It was my first job after returning home to Malawi, having just completed my PhD in the U.S. It was 1994 and Malawi was designing its first Safe Motherhood program, specifically addressing issues around maternal mortality. As the Safe Motherhood coordinator starting from zero, I knew the first thing that we needed in place was political commitment, so I managed to secure an appointment with the First Lady. I asked her to become an advocate for safe motherhood in the country because I thought she—as a woman married to the head of state—could carry our information to the top levels of government, without me having to write a memo that may get lost in the bureaucracy. The First Lady agreed to assist us, and soon after that we saw the head of the state begin making statements as he went out to meetings—statements such as ‘let's take care of our women, let's put a bit more resources here, let's be more respectful of women in our country.’ At that time, Malawi's fertility rate was very high, around 7.6, which meant women gave birth to about 7 children throughout her life. At a public meeting, the head of state at that time specifically told the men to ‘put on the brakes’ to help reduce this fertility rate. He meant—of course—using family planning, so at that time I felt very motivated and saw that I had spoken up and convinced people that we really needed to put resources towards improving the health of women and children.

Over my career, I've learned to speak my mind and to speak the truth. My father was someone who spoke his mind when he felt that people needed to know something, and I think it was because of his passion for education that he encouraged me to go to school and become a nurse midwife. When I was promoted to be Director of the Health Sector “SWAP”—also known as the Sector Wide Approach—one of my responsibilities was to coordinate utilization of a health fund, which pooled resources from government and development partners to make sure that we deliver a package of essential health assistance for the people of Malawi. My Minister of Finance at that time felt that the health sector had been funded adequately to do this, but I had to go back to his office and tell him that we don't have enough money. I emphasized that our health workers—especially nurse midwives—were resigning probably one every two hours to go work in the UK where they could make a fair, livable wage, so one of the things we did at that time was to negotiate an increase in salary for health workers, and to make sure that we were training them in an appropriate environment. I advocated for the resources needed to increase the training space in our universities, improve our laboratories, and expand classroom space in the College of Nursing. We also negotiated that as soon as these graduates leave the school, they are immediately employed. We needed somebody to make a bold decision, and go there and make noise in the appropriate ears, so that people would listen. This is one of the things that I'm passionate about, and everything I pushed for happened.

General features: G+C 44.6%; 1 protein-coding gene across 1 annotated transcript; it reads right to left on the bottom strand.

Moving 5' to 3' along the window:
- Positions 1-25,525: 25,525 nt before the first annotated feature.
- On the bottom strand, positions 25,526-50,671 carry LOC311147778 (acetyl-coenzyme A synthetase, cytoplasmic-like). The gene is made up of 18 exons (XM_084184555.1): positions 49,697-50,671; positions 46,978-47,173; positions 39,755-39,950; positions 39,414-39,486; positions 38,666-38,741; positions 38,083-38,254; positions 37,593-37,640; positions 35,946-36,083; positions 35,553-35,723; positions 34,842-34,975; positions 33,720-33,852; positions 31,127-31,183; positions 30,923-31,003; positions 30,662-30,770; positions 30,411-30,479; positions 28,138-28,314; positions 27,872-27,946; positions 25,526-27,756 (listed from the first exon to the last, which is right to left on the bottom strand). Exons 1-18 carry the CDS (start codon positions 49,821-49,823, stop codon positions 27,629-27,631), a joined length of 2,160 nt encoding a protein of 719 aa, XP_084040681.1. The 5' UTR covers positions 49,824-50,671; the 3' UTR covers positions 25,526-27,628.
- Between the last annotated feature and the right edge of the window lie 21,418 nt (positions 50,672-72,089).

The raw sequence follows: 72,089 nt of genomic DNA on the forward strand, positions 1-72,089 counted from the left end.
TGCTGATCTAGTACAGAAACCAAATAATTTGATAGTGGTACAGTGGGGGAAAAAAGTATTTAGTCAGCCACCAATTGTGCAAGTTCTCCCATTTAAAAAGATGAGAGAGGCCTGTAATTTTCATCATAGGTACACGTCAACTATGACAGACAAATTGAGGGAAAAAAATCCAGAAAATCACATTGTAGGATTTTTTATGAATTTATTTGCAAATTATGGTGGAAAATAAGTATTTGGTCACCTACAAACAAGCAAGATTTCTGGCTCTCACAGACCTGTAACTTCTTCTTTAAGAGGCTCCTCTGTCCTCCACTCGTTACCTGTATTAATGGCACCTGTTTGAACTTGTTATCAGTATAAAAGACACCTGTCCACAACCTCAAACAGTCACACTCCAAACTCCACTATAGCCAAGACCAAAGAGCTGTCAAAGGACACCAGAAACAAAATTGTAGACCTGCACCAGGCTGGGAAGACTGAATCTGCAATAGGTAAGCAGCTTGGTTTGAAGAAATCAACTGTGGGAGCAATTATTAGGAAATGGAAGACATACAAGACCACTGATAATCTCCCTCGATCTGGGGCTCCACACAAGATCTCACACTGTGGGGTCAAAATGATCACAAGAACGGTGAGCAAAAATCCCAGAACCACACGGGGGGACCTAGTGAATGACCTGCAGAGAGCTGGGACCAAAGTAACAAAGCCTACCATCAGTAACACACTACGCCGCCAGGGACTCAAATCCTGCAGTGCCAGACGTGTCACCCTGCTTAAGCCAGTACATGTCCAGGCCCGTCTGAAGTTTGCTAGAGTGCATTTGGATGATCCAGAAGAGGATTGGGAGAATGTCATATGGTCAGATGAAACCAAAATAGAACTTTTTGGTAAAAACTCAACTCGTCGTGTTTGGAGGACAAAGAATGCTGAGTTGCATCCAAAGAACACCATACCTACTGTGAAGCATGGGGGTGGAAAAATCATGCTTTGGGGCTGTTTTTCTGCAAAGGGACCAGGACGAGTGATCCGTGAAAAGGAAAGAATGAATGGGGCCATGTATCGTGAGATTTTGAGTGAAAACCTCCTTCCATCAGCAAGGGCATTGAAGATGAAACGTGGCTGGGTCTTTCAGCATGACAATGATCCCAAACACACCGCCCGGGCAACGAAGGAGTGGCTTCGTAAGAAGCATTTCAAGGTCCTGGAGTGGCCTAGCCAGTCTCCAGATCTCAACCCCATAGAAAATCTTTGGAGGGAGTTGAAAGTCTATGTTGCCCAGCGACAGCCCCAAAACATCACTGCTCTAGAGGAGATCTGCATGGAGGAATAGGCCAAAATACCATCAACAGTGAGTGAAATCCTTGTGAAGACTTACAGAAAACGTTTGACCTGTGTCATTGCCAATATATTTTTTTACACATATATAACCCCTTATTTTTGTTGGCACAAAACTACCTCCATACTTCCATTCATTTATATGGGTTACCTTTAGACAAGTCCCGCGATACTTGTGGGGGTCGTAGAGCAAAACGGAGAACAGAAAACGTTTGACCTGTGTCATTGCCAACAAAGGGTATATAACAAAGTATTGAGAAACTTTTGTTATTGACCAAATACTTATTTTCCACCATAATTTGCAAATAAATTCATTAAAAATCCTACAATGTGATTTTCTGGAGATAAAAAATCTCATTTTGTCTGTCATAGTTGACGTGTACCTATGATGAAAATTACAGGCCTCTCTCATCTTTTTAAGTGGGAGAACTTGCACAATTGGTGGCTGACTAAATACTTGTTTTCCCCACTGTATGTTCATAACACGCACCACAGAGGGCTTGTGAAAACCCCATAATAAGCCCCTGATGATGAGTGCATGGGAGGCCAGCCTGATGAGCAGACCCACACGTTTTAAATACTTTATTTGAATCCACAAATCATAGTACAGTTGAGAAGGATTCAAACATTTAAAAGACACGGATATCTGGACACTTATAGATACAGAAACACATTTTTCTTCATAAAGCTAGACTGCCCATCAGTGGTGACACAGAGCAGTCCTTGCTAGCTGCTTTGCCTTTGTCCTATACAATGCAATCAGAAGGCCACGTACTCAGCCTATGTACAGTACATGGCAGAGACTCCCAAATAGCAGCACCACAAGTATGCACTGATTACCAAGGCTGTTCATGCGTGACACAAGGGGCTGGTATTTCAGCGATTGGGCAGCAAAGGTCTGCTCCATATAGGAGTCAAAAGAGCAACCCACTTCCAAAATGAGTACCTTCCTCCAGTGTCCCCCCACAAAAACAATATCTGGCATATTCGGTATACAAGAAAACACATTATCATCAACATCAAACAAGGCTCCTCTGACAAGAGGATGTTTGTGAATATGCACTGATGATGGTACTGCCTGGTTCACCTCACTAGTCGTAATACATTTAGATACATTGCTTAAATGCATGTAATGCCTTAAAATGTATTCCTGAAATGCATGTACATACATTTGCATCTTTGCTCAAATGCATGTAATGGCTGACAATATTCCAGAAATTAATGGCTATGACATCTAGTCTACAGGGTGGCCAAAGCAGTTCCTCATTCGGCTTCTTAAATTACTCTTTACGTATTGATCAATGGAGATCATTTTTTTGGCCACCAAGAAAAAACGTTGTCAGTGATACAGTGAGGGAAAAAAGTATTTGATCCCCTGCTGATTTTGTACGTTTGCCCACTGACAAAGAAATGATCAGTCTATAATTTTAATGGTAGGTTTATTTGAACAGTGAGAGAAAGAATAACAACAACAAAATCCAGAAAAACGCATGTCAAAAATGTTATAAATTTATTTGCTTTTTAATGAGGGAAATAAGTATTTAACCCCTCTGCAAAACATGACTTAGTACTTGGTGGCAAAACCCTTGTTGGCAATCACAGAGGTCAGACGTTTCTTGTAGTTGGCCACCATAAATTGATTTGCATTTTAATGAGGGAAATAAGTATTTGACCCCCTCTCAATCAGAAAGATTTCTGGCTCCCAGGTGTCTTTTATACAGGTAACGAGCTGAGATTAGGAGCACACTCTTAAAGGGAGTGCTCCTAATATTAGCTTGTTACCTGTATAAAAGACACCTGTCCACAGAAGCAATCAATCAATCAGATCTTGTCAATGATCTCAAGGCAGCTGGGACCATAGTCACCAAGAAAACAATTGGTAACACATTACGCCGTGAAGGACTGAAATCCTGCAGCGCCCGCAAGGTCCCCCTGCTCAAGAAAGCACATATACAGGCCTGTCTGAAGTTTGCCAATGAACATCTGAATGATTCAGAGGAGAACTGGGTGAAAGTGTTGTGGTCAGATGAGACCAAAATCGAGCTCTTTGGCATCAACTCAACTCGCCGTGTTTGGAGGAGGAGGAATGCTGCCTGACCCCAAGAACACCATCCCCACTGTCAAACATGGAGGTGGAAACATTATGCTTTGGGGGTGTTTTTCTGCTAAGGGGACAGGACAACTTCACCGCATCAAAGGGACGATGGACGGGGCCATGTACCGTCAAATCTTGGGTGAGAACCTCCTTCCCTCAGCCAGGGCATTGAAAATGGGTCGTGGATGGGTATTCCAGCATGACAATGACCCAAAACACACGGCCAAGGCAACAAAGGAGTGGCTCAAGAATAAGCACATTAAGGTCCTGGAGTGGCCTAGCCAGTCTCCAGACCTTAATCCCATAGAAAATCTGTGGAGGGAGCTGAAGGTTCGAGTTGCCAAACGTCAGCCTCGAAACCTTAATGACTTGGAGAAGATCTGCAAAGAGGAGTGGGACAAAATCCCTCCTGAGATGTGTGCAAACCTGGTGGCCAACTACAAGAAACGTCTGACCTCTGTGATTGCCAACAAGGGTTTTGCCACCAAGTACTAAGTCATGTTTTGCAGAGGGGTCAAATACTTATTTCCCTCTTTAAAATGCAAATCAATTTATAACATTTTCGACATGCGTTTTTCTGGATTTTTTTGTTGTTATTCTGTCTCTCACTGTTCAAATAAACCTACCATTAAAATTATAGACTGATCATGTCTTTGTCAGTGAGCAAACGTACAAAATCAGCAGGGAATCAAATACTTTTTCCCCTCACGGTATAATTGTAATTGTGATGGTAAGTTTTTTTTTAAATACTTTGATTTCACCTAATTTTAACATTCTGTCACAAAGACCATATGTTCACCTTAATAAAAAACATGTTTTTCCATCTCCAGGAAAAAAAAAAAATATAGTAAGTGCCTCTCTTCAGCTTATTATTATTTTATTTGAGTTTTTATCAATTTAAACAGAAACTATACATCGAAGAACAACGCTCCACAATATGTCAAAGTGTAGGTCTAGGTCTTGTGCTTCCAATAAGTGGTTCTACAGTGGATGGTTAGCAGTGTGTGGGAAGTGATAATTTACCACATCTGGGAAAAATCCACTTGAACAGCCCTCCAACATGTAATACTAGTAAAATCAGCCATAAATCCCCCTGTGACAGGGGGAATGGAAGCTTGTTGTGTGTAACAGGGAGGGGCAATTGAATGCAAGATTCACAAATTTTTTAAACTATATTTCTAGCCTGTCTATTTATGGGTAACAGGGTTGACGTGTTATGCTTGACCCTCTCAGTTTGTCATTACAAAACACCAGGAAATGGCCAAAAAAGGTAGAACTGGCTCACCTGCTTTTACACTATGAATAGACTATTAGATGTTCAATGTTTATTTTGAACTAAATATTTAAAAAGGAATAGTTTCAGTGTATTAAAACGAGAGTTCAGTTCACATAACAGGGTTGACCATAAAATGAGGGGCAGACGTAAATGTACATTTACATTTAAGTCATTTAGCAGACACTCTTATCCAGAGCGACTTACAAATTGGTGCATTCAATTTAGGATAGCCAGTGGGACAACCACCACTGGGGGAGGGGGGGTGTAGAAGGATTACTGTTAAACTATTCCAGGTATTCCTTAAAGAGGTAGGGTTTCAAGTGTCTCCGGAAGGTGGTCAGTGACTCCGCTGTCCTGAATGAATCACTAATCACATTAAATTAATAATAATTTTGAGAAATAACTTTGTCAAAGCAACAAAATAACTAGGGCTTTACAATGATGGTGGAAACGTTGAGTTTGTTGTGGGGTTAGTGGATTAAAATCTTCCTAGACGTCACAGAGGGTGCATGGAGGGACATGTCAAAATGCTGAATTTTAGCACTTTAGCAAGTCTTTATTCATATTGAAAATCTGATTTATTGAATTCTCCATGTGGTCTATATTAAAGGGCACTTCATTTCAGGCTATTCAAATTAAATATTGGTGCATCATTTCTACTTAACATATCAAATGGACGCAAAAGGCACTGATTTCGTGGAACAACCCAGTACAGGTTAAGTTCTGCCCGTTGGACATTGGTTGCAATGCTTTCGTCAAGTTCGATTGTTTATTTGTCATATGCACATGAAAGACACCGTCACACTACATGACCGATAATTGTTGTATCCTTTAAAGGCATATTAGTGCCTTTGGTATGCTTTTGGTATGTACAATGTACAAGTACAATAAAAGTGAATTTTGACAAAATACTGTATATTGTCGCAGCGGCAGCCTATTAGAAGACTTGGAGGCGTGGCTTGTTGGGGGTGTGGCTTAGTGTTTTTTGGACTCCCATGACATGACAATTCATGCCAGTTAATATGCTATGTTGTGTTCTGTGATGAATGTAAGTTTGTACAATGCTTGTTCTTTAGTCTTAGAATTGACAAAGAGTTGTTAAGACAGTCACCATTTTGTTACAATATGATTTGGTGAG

Jude Antenor, Senior Associate for Information Technology at MSH, USA: 

My passion for technology started when I was in high school, living in Haiti, where I’m from. A friend had introduced me to HTML, and soon I was spending a few hours a week at the cyber cafe in Cap-Haitien, my hometown. The cost per hour was 35 Gourdes (0.42 cents in today’s rate), which felt like a lot of money as a kid borrowing from his parents. I was amazed by how the Internet worked; how I could connect to friends outside of Haiti and all over the world. However, my interest quickly turned into desperation, as I did not even have a computer of my own. When I had the opportunity, I enrolled in computer science school. The journey wasn’t easy, but I was dedicated to achieving my goals. My senior year, I had an internship at one of the biggest tech companies in Haiti. I could see my future ahead of me. But in January 2010, the earthquake hit.